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Collateral Circulation Status as Assessed by MR-Perfusion Modulates Relationship Between Time and Development of FLAIR Signal


The exact time of symptom onset cannot be determined for up to a fourth of acute stroke patients. In such cases, clinicians often use magnetic resonance imaging (MRI), in particular a difference of signal intensities between diffusion-weighted imaging (DWI) and fluid-attenuated inversion recovery (FLAIR) sequences to approximate the age of a lesion.  Cytotoxic edema appears minutes after stroke onset and can be visualized using DWI.  Comparing this to FLAIR, which can demonstrate the vasogenic edema that appears hours after stroke onset, the so-called DWI/FLAIR mismatch has been proposed as a predictor with regards to the 4.5h window for intravenous thrombolysis. However, the sensitivity of DWI/FLAIR mismatch between studies. These variations are in part explained by imaging techniques, but it is likely that pathophysiological variables such as collateral circulation significantly contribute as well. Wouters et al. sought to investigate the association between timing of DWI/FLAIR mismatch and collateral circulation using hypoperfusion intensity ratio (HIR), a measurement of perfusion weighted imaging (PWI) severity that has been shown to be a good predictor for poor collaterals.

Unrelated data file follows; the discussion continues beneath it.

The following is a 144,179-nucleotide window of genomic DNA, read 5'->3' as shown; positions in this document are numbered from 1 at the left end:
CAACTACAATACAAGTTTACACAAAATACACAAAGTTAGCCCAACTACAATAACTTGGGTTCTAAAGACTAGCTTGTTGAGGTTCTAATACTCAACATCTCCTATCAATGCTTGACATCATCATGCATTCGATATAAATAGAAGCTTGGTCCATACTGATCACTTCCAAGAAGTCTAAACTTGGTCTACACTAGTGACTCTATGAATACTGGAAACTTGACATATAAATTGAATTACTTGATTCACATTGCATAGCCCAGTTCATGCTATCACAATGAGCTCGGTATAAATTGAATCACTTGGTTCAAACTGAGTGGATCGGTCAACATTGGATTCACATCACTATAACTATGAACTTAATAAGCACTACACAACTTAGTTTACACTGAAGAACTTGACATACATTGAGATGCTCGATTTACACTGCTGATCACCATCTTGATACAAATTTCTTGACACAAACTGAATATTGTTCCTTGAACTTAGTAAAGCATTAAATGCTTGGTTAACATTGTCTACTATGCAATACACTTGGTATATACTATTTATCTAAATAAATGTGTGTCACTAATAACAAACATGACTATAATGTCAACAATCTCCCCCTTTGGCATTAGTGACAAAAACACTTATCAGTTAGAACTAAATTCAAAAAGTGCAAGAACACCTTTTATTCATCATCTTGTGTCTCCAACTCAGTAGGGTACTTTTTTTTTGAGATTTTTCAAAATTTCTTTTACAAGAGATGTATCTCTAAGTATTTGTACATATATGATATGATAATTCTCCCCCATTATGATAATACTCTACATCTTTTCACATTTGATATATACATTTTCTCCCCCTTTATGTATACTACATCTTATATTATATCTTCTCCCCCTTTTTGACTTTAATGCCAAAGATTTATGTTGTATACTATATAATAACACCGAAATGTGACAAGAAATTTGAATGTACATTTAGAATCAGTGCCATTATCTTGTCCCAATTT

The authors utilized clinical and neuroimaging data from the AXIS 2 trial, a multicenter Phase IIb placebo-controlled, randomized and double blinded trial investigating recombinant Granulocyte Colony Stimulating Factor in acute stroke. A total of 141 patients were included for analysis, excluding patients with incomplete imaging sequences, severe FLAIR lesions overlapping the acute lesion or in the contralateral hemisphere (as the contralateral hemisphere was used for FLAIR intensity measurement), or reperfused core. Quantitative relative FLAIR maps (rFLAIR) were calculated in a voxel-based manner using in house software. Collateral status assessed by HIR was dichotomized into “good” (n= 87, 61.7%) and “poor” (n= 54, 38.3%). Patients with poor collaterals had more severe stroke symptoms at baseline (NIHSS 14 vs NIHSS 11, p= 0.01), larger DWI lesion volumes (47.2 mL vs 14.6 mL, p= <0.01), and larger TMax > 6s perfusion volumes (91.5 mL vs 45.8 mL, p=0.01).